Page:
The Popemobile has been packed up and sent back to the Vatican. TV pundits have moved on to their next story. Pretty much everyone who has an opinion on Pope Francis’ visit to the U.S. has given it and then some. What, if anything, do we take away from it?
I’m a liberal Protestant, so I’ve got my gripes with Pope Francis and Roman Catholic doctrine. As gracious as this pope seems to be, he and his church still have a long way to go in my book concerning the ordination of women, human reproduction, and loving LGBTQ people. Don’t even get me started about the news that Francis met with Kim Davis (although Father James Martin helped me with a little perspective).
Even with my disagreements with Pope Francis, I think Pope Francis got a lot of things right. I was at times profoundly moved by his words and actions during his trip to America.
I couldn’t help but think of Pope Francis when I began preparing for this coming Sunday’s sermon. The Gospel reading in the lectionary for Oct. 4 includes Mark 10:13-16, which tells of Jesus blessing children.
Twice in the previous chapter, Jesus tells his closest followers to welcome children and to learn from them what it means to experience the Realm of God. Yet, as so often happens in Mark’s Gospel, those closest to Jesus who should know him best don’t seem to get him at all.
The disciples take it upon themselves to turn away parents bringing their children to Jesus. Jesus was angry about what the disciples had done. Again, he tells the disciples that God’s Realm belongs to children. Then he takes the children into his arms and blesses them.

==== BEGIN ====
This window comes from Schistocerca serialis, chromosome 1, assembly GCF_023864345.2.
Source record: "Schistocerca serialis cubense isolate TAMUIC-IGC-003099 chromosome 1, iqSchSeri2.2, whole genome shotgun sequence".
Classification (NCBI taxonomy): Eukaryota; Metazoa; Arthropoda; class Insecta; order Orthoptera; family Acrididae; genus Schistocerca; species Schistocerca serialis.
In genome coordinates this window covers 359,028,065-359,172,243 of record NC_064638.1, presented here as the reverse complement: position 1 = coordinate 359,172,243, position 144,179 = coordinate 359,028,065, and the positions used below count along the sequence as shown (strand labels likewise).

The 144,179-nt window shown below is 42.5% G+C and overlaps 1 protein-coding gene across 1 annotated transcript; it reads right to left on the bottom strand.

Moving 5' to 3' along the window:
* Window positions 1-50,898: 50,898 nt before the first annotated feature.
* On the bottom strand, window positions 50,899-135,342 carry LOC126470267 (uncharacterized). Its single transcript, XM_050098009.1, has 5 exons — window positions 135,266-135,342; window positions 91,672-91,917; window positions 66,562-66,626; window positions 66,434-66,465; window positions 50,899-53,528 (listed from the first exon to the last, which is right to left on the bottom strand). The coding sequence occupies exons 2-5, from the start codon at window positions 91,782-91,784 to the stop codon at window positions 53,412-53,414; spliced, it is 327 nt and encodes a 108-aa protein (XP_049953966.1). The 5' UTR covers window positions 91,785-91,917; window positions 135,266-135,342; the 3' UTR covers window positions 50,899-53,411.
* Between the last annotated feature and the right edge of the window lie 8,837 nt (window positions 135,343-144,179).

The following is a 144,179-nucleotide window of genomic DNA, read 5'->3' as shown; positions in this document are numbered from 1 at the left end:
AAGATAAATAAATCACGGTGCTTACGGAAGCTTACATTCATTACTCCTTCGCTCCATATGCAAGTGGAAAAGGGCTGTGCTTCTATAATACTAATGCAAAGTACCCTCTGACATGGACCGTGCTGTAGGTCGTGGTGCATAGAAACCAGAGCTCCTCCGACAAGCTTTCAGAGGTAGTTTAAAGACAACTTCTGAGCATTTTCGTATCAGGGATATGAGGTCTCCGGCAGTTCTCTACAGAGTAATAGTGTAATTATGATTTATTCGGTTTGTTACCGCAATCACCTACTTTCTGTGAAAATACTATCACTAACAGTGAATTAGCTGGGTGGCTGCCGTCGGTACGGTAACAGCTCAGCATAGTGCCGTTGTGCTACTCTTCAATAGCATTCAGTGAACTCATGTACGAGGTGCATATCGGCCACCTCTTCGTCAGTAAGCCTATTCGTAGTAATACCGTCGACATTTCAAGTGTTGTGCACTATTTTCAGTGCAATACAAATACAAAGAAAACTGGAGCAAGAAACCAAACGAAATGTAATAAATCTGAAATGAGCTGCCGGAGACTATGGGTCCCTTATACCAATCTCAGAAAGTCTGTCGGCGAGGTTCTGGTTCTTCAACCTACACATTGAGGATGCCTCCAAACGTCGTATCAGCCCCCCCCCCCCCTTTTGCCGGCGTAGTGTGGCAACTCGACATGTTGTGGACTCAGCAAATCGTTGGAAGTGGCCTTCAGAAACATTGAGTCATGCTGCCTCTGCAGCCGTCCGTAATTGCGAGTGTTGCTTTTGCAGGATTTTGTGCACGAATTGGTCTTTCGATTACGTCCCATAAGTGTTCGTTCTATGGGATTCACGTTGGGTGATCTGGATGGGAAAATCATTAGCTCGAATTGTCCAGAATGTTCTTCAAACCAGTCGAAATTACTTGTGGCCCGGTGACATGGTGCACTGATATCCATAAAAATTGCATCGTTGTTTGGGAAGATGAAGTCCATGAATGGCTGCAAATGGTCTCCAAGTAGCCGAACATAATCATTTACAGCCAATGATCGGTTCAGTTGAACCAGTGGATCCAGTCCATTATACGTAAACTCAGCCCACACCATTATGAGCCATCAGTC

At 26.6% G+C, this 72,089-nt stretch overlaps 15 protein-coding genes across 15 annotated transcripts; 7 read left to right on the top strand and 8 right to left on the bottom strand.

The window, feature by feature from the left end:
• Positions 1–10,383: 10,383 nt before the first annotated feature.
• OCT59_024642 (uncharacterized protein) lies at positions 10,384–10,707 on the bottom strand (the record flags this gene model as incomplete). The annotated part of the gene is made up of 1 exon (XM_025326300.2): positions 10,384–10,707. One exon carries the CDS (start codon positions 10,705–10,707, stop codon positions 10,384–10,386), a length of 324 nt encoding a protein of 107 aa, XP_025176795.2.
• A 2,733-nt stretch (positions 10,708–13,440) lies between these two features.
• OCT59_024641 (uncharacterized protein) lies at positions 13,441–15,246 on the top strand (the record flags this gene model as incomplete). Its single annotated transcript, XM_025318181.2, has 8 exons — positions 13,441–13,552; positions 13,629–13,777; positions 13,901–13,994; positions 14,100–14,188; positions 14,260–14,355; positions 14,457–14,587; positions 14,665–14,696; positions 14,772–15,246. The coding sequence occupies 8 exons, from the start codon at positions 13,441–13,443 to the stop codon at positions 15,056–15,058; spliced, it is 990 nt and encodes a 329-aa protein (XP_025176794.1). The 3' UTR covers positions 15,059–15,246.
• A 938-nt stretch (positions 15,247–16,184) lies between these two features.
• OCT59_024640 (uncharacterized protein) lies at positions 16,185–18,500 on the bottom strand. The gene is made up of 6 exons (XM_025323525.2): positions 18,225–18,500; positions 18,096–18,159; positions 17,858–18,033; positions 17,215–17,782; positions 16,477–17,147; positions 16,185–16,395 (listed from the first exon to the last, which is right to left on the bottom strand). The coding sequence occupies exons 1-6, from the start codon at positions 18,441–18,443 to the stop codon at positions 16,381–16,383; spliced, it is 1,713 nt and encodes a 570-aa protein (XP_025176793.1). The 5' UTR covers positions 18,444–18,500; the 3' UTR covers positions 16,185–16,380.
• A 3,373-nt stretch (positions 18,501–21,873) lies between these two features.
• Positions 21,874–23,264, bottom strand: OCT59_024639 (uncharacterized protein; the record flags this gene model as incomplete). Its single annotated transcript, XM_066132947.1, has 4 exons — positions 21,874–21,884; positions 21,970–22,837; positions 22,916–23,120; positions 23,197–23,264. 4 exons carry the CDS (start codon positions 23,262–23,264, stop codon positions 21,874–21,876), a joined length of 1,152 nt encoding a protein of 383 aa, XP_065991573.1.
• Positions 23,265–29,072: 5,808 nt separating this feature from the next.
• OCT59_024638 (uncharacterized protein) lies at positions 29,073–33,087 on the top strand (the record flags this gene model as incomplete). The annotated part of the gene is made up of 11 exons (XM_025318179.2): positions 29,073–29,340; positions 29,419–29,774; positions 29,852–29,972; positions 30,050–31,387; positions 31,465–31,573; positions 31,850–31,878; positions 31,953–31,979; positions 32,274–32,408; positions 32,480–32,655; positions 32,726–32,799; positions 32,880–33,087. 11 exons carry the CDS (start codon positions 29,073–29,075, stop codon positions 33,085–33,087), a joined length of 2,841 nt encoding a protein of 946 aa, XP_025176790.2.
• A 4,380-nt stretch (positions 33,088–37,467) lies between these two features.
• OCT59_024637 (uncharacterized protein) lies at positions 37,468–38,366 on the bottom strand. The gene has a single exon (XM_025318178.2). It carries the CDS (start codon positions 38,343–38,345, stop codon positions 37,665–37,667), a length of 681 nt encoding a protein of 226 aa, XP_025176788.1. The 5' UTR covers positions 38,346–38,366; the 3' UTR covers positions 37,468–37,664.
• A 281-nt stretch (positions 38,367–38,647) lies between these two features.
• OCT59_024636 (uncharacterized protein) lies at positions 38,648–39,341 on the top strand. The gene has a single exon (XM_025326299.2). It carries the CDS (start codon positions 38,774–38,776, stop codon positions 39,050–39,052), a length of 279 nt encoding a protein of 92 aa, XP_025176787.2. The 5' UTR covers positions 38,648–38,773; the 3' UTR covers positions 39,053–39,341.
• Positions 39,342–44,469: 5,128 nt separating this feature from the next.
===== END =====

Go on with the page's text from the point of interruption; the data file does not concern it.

Last week, as Pope Francis left the White House and travelled down the streets of Washington, D.C., a 5-year-old girl ran out on the street ahead of him. Somehow she eluded all the police officers and Secret Service agents.
Before law enforcement officials could get her off the street, Francis gestured for his vehicle to stop and told them to bring the girl to him. The TV cameras captured the small girl handing the pope a t-shirt and a letter. Then the pope spoke with her, embraced her and blessed her.
Did anyone else have déjà vu? For a second, that D.C. street looked a lot like the hills of Galilee.
It turns out that the little girl is named Sophie Cruz. She is a U.S. citizen born to parents who are undocumented immigrants from Mexico. She came all the way from California with an immigrant rights group. According to Slate.com, her letter to the pope (which she wrote on her own) said the following:
“Pope Francis, I want to tell you that my heart is very sad, because I’m scared that one day ICE is going to deport my parents. I have a right to live with my parents. I have a right to be happy. My dad works very hard in a factory galvanizing metals. Immigrants like my dad feed this country. They therefore deserve to live with dignity, they deserve to be respected, they deserve immigration reform, because it would be beneficial to my country, and because they have earned it working very hard, picking oranges, onions, watermelons, spinach, lettuce, and many other vegetables. Don’t forget about us the children, or about those who suffer because they’re not with their parents because of war, because of violence, because of hunger.”
If only the United States can learn from Pope Francis—and from Jesus!—what it means to welcome children.
Chase Peeples is pastor of Country Club Congregational United Church of Christ along with a bunch of other things including a father, a husband and a friend.